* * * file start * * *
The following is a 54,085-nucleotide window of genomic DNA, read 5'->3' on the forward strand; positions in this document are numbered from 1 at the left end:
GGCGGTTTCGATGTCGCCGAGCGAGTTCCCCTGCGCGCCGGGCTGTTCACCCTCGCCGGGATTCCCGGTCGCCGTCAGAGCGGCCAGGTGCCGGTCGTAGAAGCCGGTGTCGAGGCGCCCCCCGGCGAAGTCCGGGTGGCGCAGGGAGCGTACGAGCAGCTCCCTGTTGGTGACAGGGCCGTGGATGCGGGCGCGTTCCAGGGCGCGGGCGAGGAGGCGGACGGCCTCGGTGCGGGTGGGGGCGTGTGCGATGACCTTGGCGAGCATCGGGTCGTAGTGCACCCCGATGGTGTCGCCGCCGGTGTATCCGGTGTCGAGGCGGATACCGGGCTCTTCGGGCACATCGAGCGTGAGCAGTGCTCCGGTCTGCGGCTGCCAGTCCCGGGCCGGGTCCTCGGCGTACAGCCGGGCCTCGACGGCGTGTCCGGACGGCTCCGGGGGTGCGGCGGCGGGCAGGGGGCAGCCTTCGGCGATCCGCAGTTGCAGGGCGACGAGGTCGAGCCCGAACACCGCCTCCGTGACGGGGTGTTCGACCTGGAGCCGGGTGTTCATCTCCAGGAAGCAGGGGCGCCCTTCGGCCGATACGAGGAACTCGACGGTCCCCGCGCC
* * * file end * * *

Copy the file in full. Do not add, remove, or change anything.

The following is a 54,085-nucleotide window of genomic DNA, read 5'->3' on the forward strand; positions in this document are numbered from 1 at the left end:
GGCGGTTTCGATGTCGCCGAGCGAGTTCCCCTGCGCGCCGGGCTGTTCACCCTCGCCGGGATTCCCGGTCGCCGTCAGAGCGGCCAGGTGCCGGTCGTAGAAGCCGGTGTCGAGGCGCCCCCCGGCGAAGTCCGGGTGGCGCAGGGAGCGTACGAGCAGCTCCCTGTTGGTGACAGGGCCGTGGATGCGGGCGCGTTCCAGGGCGCGGGCGAGGAGGCGGACGGCCTCGGTGCGGGTGGGGGCGTGTGCGATGACCTTGGCGAGCATCGGGTCGTAGTGCACCCCGATGGTGTCGCCGCCGGTGTATCCGGTGTCGAGGCGGATACCGGGCTCTTCGGGCACATCGAGCGTGAGCAGTGCTCCGGTCTGCGGCTGCCAGTCCCGGGCCGGGTCCTCGGCGTACAGCCGGGCCTCGACGGCGTGTCCGGACGGCTCCGGGGGTGCGGCGGCGGGCAGGGGGCAGCCTTCGGCGATCCGCAGTTGCAGGGCGACGAGGTCGAGCCCGAACACCGCCTCCGTGACGGGGTGTTCGACCTGGAGCCGGGTGTTCATCTCCAGGAAGCAGGGGCGCCCTTCGGCCGATACGAGGAACTCGACGGTCCCCGCGCC